Trade between China and Vietnam will suffer if the violence targeting foreign firms in Vietnam escalates, an official of China's Ministry of Commerce (MOC) said on Tuesday.
Zhang Ji, head of the MOC's foreign trade department, made the remarks when responding to a question at a press conference on detailed rules to boost foreign trade.
The deadly violence have already brought about enormous economic losses. If it further escalates, it will not only hurt the Chinese people's feelings but also the confidence of companies from both China and Vietnam, Zhang told reporters.
"This would definitely damage the healthy development of China-Vietnam trade, which China is unwilling to see, and will also be detrimental to the Vietnamese economy," the official added.
Trade between China and Vietnam has grown rapidly. Bilateral trade between the two countries totaled 65.5 billion U.S. dollars in 2013, up 30 percent year on year, Zhang said, citing figures from China's customs authorities.
"China has been the largest trade partner of Vietnam for many years in a row. This is the result of common efforts by both countries for years and has not been an easy task to fulfill," Zhang said.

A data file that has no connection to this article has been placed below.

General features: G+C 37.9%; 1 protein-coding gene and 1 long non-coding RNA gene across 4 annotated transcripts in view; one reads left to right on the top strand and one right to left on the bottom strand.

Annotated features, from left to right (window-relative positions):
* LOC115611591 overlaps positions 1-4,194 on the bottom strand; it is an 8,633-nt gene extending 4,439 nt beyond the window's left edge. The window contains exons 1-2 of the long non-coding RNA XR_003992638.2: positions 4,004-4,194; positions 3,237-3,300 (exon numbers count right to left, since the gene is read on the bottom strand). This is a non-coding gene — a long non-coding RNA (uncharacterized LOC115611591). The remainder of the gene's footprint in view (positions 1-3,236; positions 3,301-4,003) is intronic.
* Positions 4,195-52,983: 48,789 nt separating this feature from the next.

"China solemnly urges the Vietnamese side to properly handle the incident, make sure similar cases do not happen again and take practical measures to redress the serious consequences it has caused for Chinese companies," he said.
At least two Chinese were killed and more than 100 others injured during last week's protests against foreign companies in central and southern Vietnamese provinces. The injured have been flown home aboard chartered flights.
Meanwhile, China has advised its nationals against travelling to Vietnam due to safety concerns and has suspended part of its bilateral exchange plans with Hanoi.
In addition to Chinese companies, a large number of plants from the Republic of Korea (ROK), Japan and Singapore also fell prey to Vietnamese mobs, with their factories forced to shut down.